One of the other ladies in the group is working on the bazaar, too, and Marge actually had asked her to check in on me and see how I was doing. Marge had known I was hesitant and wanted to make sure I could handle it. So Marge was told that whether I could handle it or not, I didn't think I could, and I was very anxious about this. (No confidences were broken, even though we do have a rule that nothing from Sunday morning goes outside the group. Marge is a part of our group, but she wasn't able to be there this week. Also, before I had said much at all, the other lady told me that Marge had asked her to check on me, so I knew the information would be shared--and I wanted it to be; otherwise, I would have said so, and it wouldn't have been shared.)

So this morning, I had a meeting with Halina about the auction. When I got there, Marge was there as well. Marge has been busy! Marge has agreed to take responsibility--even though she has SO much other stuff on her plate--and there is a team of four of us who will work under her leadership. We will do most of the time-consuming footwork, since Marge has enough time-consuming activities to do as president of the Maadi Women's Guild and as coordinator for the commercial vendors at the bazaar. Halina is soliciting donations from the greater Cairo, non-Maadi, area, including the large donations such as Nile cruises, airline tickets, and hotel stays. Pam and I will take the lead on obtaining smaller donations from businesses within Maadi, with help from Jennifer, who also will decorate for the silent auction. Marge will go along the first time or two, since Pam and I haven't done that before. I'm doing the administrative stuff--keeping track of the donors so we can make sure they all get recognized on the bazaar map and in the January issue of the Maadi Messenger. I'll also take the lead on deciding what goes into the raffle as opposed to the auction, and I'll also try to figure out, based on the donations we receive, how to group donated items into "theme baskets," which tend to sell better than single items. Pam, who is more creative and artistic than I am, will assemble the baskets, making them look way better than I could. As we go along, other tasks will get assigned to the person best able to handle them.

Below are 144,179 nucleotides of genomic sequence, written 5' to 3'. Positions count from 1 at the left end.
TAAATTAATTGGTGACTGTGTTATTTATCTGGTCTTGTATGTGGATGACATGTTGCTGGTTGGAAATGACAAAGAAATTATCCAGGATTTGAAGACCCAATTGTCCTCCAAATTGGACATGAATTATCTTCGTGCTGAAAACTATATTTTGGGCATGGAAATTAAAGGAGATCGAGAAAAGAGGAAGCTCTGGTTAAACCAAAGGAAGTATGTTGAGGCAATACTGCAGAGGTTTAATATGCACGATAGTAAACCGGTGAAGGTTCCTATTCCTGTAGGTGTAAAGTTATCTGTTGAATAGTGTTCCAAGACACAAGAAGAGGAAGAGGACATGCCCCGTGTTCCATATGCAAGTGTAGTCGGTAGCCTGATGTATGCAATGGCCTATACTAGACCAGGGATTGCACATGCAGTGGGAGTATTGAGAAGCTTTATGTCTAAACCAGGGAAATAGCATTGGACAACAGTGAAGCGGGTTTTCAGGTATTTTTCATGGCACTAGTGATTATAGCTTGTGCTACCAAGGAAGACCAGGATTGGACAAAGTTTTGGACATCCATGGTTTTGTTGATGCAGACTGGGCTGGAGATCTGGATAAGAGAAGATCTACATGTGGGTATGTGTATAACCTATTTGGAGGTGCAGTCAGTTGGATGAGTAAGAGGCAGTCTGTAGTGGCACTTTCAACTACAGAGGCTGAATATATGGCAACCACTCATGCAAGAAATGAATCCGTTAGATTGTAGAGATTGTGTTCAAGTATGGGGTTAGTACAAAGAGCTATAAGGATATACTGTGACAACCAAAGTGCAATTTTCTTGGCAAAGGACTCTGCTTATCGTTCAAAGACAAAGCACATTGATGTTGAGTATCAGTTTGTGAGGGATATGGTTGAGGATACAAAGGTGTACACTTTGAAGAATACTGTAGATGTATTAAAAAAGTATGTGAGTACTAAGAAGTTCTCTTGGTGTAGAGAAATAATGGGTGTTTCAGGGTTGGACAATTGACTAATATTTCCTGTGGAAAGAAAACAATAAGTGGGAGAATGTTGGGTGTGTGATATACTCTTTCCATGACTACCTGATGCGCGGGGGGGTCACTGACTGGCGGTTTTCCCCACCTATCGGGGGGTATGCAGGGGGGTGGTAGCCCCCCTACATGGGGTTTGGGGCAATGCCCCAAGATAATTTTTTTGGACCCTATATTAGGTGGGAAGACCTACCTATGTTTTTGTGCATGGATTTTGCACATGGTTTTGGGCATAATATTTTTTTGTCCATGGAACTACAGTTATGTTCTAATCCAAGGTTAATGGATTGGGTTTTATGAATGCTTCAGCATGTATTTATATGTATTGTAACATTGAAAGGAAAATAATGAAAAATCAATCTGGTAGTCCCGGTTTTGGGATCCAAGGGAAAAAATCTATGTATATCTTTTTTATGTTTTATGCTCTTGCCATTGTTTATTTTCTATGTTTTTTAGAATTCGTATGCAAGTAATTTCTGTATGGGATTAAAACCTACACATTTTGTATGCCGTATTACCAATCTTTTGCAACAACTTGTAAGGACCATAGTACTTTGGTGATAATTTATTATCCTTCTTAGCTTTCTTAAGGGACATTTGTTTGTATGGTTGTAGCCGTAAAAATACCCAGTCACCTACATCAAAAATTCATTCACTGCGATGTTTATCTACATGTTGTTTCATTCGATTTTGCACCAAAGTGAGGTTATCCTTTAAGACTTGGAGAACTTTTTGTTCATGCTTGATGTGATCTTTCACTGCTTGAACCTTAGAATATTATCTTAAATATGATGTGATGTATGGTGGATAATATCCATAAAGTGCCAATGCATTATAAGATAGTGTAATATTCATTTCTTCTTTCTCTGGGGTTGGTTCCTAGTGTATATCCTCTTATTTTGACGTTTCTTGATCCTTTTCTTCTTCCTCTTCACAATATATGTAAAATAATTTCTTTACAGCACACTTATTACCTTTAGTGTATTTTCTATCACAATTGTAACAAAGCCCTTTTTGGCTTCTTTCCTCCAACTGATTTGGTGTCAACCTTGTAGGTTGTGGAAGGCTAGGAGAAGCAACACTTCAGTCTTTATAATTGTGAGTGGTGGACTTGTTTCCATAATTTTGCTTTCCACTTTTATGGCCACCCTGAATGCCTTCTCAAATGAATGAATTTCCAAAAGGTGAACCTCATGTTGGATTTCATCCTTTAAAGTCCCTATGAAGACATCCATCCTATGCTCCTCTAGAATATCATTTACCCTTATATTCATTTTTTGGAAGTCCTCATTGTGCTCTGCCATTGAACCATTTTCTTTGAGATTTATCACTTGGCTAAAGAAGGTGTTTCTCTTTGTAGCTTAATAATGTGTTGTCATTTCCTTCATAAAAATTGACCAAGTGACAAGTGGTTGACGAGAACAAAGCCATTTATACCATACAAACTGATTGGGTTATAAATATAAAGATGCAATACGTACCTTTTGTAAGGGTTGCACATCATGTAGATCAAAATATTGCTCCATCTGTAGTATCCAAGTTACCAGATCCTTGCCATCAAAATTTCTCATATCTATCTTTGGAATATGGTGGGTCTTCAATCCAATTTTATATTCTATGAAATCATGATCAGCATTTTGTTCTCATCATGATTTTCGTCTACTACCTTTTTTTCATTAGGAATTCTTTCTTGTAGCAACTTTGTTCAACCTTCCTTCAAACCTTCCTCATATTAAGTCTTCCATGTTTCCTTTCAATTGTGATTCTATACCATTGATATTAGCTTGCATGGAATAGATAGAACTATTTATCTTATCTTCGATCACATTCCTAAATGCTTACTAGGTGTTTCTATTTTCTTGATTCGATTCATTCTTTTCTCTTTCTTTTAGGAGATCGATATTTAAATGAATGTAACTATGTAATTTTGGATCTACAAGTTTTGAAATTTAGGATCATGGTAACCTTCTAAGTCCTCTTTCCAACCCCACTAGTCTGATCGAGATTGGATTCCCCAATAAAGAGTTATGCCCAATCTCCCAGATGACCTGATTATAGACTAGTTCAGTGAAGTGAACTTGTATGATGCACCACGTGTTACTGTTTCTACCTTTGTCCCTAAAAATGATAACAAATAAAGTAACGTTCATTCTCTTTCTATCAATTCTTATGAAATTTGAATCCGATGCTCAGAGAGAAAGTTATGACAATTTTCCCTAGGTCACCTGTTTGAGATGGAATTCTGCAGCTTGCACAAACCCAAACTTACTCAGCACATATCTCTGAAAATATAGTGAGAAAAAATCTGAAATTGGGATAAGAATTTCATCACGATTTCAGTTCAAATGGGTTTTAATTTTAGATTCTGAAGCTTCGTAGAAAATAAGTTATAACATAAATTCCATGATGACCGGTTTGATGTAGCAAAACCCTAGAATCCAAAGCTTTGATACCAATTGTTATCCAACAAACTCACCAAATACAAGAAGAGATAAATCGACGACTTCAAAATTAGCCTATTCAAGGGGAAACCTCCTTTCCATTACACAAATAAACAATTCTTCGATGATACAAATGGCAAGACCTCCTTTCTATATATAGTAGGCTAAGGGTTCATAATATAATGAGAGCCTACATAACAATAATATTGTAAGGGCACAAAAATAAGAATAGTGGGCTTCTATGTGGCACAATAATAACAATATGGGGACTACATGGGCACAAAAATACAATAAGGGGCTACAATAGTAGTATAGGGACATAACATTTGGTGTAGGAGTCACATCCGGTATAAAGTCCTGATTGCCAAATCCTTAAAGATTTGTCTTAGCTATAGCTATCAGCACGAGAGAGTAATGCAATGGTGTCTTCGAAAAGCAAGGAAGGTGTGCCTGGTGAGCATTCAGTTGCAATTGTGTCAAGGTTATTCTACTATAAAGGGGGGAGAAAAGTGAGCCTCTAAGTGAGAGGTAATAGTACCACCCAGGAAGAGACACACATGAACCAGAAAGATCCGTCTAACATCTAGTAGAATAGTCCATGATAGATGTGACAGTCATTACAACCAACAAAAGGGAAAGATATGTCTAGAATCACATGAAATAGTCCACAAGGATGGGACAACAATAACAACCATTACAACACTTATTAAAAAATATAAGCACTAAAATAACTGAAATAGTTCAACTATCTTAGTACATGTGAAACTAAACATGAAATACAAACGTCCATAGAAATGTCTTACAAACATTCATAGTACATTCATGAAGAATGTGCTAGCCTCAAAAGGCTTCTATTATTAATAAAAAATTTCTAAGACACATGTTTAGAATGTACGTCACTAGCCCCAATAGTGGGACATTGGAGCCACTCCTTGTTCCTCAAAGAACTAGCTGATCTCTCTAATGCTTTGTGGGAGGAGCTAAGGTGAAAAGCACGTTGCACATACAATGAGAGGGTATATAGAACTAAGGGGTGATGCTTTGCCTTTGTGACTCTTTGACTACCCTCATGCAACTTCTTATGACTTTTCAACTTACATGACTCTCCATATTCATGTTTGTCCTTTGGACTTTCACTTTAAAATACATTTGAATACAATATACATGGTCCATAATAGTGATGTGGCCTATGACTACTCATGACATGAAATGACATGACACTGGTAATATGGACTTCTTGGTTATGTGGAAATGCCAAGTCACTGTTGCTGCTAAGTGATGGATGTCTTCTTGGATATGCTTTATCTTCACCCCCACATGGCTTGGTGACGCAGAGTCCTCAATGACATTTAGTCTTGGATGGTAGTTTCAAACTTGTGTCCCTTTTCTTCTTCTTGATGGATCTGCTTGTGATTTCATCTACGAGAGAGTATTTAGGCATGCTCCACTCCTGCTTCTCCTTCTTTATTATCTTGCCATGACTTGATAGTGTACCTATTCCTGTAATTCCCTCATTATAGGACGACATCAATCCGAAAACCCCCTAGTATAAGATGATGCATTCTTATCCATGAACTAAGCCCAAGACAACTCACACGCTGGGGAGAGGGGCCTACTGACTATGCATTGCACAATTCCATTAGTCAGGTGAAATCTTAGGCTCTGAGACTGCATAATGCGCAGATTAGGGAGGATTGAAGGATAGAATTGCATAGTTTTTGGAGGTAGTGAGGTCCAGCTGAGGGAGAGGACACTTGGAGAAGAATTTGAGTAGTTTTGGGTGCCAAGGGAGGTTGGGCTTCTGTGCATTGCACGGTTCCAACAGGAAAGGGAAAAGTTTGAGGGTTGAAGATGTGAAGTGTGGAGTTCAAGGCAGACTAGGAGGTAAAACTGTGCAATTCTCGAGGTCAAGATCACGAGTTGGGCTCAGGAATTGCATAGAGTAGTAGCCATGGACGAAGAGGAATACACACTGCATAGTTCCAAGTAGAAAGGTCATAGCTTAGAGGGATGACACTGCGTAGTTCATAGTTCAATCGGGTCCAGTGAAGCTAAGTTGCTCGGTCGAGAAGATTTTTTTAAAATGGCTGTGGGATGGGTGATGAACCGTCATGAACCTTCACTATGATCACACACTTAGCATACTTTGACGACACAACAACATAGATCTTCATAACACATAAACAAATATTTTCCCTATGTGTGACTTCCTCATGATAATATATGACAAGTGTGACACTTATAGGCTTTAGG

So I'm still very involved, but I no longer have the final responsibility. Marge is overtasked, so her leadership will be primarily in the form of instruction and answering questions. The rest of the burden is spread out among four of us. I'm getting the opportunity to learn without it feeling so much like "sink or swim."

This afternoon, Marge, Pam, and I went to a few shops to solicit donations. In just a few minutes, we collected an inlay box, a lamp, two perfume bottles, and a bunch of children's books. We also have a commitment for some gift certificates to a local restaurant--the owners told us he would give them to us after we come and enjoy our free lunch; they recently purchased the restaurant, changed a lot of things, and want us to have personal testimony of the good food and service. We're going out again on Sunday.

My attitude has totally changed. I'm looking forward to going on Sunday. I'm excited about the bazaar again. I no longer shy away from even thinking about it. It truly is a burden lifted from my shoulders. Praise God, or as they say here in Cairo, "al ham du lee lah!"

1 comment:

  1. I knew you were feeling overwhelmed even with the advice you received from Jeanne and others. I can see you being the administrative stuff person - and I look forward to hearing about more of your donations collected for the silent auction and the raffle. You will be successful in this new experience!